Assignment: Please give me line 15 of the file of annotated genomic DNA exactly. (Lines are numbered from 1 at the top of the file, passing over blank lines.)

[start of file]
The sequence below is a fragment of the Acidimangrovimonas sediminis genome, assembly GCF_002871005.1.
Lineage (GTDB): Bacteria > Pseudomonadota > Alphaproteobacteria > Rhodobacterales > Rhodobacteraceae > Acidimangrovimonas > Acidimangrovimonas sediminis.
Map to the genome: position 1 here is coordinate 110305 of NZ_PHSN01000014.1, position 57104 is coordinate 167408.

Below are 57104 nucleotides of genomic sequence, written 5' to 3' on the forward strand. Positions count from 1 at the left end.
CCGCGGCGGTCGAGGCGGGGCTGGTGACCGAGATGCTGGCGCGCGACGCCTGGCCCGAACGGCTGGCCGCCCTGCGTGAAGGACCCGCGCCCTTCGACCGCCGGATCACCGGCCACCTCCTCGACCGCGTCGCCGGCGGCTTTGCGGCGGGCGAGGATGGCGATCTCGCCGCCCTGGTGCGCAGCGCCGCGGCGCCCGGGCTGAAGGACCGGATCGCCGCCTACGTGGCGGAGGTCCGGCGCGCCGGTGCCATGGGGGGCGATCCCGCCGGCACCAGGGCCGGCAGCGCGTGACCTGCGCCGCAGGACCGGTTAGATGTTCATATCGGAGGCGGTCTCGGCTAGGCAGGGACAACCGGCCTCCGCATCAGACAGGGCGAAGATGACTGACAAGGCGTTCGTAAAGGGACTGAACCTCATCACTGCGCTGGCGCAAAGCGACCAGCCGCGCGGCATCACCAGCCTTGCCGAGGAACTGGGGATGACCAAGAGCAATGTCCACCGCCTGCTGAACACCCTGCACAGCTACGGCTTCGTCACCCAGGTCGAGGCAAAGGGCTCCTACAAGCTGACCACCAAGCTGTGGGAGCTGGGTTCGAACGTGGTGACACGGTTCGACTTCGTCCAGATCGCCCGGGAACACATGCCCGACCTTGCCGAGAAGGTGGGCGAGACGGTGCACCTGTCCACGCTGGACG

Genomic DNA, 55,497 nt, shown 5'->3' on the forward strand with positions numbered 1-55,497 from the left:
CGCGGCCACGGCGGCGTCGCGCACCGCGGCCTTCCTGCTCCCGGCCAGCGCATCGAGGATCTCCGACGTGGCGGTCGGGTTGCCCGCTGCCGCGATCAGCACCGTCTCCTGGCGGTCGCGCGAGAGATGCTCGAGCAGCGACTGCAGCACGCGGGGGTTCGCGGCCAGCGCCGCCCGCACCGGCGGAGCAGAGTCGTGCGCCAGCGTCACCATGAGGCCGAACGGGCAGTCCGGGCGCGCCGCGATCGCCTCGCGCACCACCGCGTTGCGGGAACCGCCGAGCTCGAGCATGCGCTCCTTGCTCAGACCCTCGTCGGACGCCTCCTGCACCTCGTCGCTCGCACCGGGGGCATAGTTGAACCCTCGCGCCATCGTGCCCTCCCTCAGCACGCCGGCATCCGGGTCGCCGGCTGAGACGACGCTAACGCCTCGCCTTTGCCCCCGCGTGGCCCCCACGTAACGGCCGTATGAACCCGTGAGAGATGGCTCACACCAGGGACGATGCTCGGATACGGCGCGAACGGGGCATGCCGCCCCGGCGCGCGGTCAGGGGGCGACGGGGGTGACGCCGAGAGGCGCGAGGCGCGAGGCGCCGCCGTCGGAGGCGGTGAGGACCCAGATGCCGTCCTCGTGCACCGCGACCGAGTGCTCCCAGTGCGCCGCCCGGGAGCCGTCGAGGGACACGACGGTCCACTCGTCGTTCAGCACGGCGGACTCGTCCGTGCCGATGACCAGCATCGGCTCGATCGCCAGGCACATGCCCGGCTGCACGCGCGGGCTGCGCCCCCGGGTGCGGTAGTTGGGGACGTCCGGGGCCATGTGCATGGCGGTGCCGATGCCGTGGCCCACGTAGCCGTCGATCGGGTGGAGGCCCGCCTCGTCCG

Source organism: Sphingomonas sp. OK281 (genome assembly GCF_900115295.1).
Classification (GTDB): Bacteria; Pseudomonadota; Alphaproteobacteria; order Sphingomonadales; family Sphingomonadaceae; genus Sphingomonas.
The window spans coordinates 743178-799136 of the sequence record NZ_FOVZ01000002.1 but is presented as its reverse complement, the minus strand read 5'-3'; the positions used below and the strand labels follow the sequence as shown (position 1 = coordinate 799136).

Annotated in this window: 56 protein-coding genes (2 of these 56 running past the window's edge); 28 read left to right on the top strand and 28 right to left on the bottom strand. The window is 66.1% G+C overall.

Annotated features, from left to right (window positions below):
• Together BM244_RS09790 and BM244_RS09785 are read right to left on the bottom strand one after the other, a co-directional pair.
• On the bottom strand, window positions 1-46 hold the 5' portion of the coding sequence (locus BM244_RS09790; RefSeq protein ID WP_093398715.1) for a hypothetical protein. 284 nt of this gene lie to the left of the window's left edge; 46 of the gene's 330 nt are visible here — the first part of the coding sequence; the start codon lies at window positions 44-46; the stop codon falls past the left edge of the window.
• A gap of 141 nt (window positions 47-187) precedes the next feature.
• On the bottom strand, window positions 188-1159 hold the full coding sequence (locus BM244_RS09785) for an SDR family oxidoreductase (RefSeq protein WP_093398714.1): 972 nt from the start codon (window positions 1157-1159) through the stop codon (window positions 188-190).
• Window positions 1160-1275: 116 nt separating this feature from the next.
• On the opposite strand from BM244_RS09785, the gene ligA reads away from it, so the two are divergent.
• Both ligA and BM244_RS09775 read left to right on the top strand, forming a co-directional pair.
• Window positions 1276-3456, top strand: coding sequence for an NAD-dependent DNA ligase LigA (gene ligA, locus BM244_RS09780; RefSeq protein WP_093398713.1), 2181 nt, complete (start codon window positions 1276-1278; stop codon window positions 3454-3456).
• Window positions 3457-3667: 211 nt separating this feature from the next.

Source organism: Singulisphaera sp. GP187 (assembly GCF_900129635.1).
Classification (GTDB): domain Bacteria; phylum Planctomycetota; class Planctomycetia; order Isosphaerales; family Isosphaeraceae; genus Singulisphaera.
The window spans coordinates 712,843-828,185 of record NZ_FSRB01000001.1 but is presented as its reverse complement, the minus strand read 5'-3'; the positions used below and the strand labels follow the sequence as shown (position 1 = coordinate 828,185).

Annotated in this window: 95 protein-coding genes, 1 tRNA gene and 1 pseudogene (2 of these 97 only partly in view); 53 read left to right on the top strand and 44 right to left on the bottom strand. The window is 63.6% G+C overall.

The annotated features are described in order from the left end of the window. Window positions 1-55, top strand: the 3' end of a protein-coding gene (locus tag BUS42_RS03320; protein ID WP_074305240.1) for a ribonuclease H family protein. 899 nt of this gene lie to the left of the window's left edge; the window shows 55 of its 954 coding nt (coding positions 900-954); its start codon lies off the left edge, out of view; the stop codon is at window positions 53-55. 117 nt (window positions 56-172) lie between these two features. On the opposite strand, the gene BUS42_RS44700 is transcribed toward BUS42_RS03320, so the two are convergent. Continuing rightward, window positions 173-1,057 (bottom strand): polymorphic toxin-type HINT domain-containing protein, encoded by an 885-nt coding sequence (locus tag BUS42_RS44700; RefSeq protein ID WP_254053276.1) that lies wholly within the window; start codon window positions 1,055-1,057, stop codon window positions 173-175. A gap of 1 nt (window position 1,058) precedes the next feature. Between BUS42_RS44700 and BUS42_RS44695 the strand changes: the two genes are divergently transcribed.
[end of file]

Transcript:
• A gap of 141 nt (window positions 47-187) precedes the next feature.